Here's a video showing the current system running at low speed:

The key part of the system was running the bricks past a camera paired with a computer running a neural net-based image classifier. That allows the computer (when sufficiently trained on brick images) to recognize bricks and thus categorize them by color, shape, or other parameters. Remember that as bricks pass by, they can be in any orientation, can be dirty, can even be stuck to other pieces. So having a flexible software system is key to recognizing—in a fraction of a second—what a given brick is, in order to sort it out. When a match is found, a jet of compressed air pops the piece off the conveyer belt and into a waiting bin.

After much experimentation, Mattheij rewrote the software (several times in fact) to accomplish a variety of basic tasks. At its core, the system takes images from a webcam and feeds them to a neural network to do the classification. Of course, the neural net needs to be "trained" by showing it lots of images, and telling it what those images represent. Mattheij's breakthrough was allowing the machine to effectively train itself, with guidance: Running pieces through allows the system to take its own photos, make a guess, and build on that guess. As long as Mattheij corrects the incorrect guesses, he ends up with a decent (and self-reinforcing) corpus of training data. As the machine continues running, it can rack up more training, allowing it to recognize a broad variety of pieces on the fly.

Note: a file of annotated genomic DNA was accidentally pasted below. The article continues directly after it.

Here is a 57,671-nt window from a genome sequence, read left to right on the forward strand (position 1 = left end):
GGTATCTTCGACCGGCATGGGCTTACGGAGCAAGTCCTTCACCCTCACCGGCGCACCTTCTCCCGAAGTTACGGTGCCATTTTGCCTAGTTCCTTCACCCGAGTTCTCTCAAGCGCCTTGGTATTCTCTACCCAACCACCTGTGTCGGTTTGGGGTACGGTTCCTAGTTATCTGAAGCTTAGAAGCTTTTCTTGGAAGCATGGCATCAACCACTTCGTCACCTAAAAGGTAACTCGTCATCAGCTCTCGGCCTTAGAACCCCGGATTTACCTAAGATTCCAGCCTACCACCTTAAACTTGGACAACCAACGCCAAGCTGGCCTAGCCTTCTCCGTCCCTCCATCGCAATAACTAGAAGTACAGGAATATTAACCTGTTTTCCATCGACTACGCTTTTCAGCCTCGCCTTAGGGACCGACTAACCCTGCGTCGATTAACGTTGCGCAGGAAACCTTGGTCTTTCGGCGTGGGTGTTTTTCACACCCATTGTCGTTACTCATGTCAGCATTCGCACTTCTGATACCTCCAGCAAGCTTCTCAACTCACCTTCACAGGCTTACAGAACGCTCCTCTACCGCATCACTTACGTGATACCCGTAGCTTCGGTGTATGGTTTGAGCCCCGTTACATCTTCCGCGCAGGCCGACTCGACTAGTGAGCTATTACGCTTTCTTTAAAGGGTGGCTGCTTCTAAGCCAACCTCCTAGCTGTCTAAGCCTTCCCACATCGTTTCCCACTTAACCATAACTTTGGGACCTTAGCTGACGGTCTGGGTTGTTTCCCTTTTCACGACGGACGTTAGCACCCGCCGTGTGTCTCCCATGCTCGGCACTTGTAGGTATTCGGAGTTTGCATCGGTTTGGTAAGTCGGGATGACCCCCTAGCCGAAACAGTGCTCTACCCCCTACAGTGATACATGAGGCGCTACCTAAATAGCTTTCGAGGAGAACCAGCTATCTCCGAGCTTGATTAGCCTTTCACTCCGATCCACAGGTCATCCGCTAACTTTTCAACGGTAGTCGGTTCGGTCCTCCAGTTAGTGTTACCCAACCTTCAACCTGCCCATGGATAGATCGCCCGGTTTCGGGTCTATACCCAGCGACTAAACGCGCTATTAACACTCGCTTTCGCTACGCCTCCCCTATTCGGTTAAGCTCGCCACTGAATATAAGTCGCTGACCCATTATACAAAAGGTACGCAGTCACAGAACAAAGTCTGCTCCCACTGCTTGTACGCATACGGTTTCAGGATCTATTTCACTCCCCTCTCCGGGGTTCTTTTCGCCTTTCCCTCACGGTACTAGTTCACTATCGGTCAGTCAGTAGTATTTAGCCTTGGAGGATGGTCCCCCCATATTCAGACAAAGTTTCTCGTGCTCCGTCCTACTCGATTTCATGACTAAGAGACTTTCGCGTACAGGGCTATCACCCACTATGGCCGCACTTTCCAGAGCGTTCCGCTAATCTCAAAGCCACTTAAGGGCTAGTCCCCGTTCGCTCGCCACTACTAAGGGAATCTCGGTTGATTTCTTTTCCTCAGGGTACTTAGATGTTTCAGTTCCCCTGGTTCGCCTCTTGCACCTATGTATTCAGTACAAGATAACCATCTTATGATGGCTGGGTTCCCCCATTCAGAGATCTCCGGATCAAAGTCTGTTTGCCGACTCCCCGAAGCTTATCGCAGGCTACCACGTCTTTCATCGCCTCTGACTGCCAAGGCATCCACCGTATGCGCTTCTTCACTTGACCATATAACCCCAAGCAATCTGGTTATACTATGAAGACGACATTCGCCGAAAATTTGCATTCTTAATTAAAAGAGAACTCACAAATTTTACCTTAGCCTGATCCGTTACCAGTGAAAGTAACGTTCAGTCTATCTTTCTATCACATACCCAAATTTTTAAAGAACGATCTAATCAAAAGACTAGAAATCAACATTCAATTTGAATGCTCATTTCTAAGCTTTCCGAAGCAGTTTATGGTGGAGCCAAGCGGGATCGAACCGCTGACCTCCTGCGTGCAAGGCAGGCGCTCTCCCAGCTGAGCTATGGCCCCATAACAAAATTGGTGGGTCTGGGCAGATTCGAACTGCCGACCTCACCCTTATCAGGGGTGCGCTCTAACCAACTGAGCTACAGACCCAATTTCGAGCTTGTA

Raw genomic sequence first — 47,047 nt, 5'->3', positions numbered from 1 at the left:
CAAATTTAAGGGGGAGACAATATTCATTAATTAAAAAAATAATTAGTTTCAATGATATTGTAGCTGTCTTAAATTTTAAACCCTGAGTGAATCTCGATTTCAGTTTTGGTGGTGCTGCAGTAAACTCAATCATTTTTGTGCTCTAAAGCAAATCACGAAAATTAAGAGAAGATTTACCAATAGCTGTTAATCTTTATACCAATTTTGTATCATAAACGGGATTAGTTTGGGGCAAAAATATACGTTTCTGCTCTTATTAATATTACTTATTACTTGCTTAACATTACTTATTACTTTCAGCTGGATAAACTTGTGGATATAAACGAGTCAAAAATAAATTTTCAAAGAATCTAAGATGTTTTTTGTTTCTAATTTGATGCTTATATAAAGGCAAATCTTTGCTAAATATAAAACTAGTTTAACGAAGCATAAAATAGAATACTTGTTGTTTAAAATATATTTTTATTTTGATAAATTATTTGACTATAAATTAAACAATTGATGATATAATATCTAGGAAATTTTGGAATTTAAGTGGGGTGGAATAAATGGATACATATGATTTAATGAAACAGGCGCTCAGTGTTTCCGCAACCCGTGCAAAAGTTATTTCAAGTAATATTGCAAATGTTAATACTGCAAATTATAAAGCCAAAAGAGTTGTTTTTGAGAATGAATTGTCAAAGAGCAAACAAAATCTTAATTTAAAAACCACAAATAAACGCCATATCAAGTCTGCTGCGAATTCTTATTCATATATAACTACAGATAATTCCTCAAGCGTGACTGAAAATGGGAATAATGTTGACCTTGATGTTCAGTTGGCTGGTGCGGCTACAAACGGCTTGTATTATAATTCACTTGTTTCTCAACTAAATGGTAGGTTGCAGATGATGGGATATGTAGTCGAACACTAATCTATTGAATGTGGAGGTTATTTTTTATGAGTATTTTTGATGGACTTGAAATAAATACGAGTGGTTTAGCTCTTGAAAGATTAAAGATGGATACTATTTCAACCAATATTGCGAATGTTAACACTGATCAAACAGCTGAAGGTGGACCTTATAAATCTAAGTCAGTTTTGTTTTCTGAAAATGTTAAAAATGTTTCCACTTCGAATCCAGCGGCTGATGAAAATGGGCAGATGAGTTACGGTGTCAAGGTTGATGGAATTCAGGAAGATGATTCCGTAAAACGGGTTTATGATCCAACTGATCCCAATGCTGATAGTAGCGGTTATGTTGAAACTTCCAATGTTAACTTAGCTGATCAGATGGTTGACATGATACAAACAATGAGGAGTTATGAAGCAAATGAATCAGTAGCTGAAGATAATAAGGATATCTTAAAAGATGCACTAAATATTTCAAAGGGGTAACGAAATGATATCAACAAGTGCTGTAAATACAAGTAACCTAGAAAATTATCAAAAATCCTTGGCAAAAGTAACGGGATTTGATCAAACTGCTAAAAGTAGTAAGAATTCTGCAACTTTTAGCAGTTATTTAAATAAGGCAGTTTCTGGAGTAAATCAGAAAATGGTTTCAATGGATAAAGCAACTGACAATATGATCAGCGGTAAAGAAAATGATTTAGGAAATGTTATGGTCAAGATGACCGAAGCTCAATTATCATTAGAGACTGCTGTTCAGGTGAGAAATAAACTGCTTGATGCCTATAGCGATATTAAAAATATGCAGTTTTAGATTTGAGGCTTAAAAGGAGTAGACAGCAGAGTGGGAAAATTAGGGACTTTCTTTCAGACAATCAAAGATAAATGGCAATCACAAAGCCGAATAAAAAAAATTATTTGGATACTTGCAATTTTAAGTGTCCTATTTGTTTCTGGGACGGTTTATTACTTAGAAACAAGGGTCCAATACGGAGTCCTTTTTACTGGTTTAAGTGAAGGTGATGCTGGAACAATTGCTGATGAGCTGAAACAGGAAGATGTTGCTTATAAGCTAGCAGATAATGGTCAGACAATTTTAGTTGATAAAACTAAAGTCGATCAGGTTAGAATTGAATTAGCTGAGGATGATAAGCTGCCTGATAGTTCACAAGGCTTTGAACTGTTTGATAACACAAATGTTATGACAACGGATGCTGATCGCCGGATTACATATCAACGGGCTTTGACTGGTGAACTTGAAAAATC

Here's another video, focusing on how the pieces move on conveyer belts (running at slow speed so puny humans can follow). You can also see the air jets in action:

In an email interview, Mattheij told Mental Floss that the system currently sorts LEGO bricks into more than 50 categories. It can also be run in a color-sorting mode to bin the parts across 12 color groups. (Thus at present you'd likely do a two-pass sort on the bricks: once for shape, then a separate pass for color.) He continues to refine the system, with a focus on making its recognition abilities faster. At some point down the line, he plans to make the software portion open source. You're on your own as far as building conveyer belts, bins, and so forth.

Check out Mattheij's writeup in two parts for more information. It starts with an overview of the story, followed up with a deep dive on the software. He's also tweeting about the project (among other things). And if you look around a bit, you'll find bulk LEGO brick auctions online—it's definitely a thing!